incidents within the space of just a few weeks in germany and around like in france and the u.k., but also in the united states in 15 different cities including in new york and manhattan. and on long island. but the media coverage of the case was intense. germany was seen as regressing into the dark times that many people thought would be behind germany and anti-semitism holocaust and the operation and we have very good evidence for this today, is was an active measure. was a provocation on the part of kgb to exploit the simmering trauma that germany was trying to get out of. and you know when i talk about this operation today, there will be an, you know i am german myself, there will be germans who say wait a minute, you're saying that germany needed russian help or kgb help to commit anti-semitic acts in the
1950s? are you kid iding? of course that's exactly the point of active measures. they take something that is existing and then amplify it. so this campaign is the perfect example. kgb. very quickly, was and obviously there's a degree of speculation when i say this, but i'm confidence, kgb wasn't in a position anymore to distinguish the fake anti-semitic acts from the real ones that it provoked. we know this because even in east berlin, there were anti-semitic incidents that essentially creeped across the wall, which was completely against their own interests. but it's a, this is why active measure rs called active measures. they are active and they will actively shape reality. so that's one of the most extraordinary examples. also to highlight one point that i think gets lost and that is around the time of that
operation in the early '60s to late '60s, throughout the '60s, we see a deescalation in the west. we see cra pulling out of political warfare. that's why they called it internally. political warfare. game. so fewer forgeries. no more aggressive front organizations in berlin for example. which was a thing in the '50s and we see an escalation in the soviet block. the opposite trend. so that is a really important observation. we have no moral coolsy here. to put it bluntly, you can't be, you can't excel at democracy and disinformation at the same time. >> good point. heather, which leads me to a broad question. for you.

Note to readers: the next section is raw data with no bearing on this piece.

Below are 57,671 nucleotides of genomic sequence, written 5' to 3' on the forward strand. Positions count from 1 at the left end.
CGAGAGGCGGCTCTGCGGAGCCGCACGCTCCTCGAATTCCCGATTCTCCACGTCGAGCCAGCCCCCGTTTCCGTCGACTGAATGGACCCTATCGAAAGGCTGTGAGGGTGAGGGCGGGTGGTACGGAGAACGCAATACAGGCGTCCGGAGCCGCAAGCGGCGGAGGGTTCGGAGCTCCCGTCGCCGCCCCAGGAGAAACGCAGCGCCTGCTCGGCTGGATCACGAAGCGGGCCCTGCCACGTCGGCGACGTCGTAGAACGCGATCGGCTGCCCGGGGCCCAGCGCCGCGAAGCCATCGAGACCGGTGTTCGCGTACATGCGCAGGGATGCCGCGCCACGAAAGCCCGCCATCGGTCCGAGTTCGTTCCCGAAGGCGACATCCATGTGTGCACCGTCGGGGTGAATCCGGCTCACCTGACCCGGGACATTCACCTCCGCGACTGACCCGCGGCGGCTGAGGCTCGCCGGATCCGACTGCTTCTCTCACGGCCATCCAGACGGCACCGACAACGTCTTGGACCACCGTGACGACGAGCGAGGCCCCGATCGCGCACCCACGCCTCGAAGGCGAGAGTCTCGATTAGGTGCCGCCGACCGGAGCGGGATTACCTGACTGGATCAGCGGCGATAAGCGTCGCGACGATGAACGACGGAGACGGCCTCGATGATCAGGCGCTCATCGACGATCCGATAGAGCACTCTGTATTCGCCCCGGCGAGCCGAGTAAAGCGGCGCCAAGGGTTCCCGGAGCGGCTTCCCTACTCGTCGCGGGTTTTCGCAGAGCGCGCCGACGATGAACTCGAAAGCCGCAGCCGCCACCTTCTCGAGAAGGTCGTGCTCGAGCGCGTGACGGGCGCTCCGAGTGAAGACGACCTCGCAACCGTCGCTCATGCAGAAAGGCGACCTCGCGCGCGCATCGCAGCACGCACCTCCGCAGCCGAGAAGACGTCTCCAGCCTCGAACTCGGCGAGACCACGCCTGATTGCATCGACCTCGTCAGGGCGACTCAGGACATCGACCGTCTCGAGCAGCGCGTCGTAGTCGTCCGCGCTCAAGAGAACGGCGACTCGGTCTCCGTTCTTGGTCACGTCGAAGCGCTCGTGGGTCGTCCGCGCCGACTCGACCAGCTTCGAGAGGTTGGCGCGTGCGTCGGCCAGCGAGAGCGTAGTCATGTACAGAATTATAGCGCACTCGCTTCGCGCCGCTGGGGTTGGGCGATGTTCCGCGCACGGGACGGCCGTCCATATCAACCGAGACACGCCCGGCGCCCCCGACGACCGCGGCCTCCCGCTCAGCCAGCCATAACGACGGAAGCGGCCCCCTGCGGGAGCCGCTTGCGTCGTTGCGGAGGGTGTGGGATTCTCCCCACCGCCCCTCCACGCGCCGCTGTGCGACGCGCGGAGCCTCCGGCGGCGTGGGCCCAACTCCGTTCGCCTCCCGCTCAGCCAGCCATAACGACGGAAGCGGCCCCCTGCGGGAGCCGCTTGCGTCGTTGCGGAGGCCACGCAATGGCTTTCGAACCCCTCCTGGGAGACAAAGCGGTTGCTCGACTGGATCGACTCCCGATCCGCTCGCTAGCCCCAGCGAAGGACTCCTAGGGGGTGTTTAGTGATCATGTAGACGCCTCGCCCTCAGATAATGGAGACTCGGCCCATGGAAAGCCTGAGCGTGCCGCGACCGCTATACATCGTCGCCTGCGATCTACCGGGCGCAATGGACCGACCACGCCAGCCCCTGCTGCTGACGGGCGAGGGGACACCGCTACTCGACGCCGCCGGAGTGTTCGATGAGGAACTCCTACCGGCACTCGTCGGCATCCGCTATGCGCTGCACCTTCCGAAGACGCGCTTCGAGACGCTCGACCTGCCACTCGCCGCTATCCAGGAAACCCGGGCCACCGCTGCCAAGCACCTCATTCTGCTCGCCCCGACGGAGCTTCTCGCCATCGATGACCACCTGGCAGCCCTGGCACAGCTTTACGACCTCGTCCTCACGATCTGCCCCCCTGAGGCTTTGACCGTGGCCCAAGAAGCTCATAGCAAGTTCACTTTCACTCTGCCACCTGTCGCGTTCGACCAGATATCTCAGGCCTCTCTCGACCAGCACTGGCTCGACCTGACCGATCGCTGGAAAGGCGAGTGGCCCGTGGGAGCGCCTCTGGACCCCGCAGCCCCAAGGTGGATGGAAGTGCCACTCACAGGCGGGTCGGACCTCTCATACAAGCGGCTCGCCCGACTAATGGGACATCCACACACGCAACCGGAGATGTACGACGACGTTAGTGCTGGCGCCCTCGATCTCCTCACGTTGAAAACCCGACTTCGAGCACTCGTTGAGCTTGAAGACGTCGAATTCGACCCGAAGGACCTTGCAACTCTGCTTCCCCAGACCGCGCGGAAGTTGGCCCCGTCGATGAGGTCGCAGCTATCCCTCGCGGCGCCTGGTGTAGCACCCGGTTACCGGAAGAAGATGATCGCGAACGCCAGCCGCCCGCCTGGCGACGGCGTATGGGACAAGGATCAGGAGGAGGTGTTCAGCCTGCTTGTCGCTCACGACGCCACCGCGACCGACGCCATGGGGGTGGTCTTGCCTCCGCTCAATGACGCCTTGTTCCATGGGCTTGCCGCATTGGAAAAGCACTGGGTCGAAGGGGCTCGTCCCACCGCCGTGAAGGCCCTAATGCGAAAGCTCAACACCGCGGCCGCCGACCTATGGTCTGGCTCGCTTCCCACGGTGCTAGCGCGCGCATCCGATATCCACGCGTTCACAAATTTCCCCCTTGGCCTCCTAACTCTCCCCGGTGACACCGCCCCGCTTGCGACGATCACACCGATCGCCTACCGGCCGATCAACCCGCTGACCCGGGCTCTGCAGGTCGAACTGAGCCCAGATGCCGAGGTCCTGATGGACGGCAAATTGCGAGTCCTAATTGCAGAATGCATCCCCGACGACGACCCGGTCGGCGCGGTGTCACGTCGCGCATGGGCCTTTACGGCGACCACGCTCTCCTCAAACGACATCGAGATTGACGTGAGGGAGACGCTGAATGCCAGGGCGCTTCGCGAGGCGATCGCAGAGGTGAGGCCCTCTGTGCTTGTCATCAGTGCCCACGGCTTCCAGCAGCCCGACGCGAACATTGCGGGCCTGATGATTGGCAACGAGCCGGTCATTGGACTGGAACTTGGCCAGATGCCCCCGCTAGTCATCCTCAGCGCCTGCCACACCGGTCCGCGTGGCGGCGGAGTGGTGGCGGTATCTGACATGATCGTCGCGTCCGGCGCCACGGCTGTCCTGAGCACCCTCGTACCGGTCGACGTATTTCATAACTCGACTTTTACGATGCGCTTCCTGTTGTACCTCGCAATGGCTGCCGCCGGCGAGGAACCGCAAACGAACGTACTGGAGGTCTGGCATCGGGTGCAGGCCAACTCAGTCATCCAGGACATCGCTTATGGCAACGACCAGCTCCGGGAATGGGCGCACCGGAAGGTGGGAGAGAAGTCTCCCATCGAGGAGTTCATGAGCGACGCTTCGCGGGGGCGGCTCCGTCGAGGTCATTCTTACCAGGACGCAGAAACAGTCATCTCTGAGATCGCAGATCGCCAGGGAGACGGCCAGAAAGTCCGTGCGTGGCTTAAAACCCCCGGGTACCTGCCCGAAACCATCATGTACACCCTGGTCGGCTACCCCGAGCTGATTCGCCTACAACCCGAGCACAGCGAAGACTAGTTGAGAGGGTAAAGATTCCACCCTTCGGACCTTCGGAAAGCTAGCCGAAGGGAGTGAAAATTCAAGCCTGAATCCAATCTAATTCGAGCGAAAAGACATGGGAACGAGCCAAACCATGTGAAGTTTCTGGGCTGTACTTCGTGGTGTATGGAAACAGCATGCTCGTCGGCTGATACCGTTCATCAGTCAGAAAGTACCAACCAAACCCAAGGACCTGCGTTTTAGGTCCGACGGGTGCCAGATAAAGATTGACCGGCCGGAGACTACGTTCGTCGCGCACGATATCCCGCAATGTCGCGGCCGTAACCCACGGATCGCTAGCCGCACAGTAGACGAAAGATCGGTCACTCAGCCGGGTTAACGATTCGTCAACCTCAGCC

as we look towards the future, this comes out of one of the questions one of our viewers has asked. do we see evidence of close u.s. e.u. cooperation to fight disinformation and there's a, there's clearly, there's an underlying issue there, which is there also is substantial disagreement between many eur e european countries in the u.s., but there's a broader issue when we look at hungary for example. so how do you see u.s. e.u. collaboration both positive developments, but also huge challenges? >> so, it's where the u.s. and e.u. should be cooperating the most closely and in many ways, for russian disinformation, europe has been a laboratory for decades. and i think in some ways, what caught us by surprise in 2016,
we didn't have the audacity to think the russians would be so awe dawgs to bring those to the u.s. really political leaders insuring that there is a strong sense of transparency and trust. trust of institutions an leaders, but transparency into what government is doing. as thomas said, most of this s disinformation is pulling into those threads that already exist. so there should be a huge area of collaboration. i think there are good government to government linkages at the highest level. there's not the highest level that we should be thinking about. the future and this is what in the example of hungary is quite perfect. and that is where ongoing disinformation campaigns or i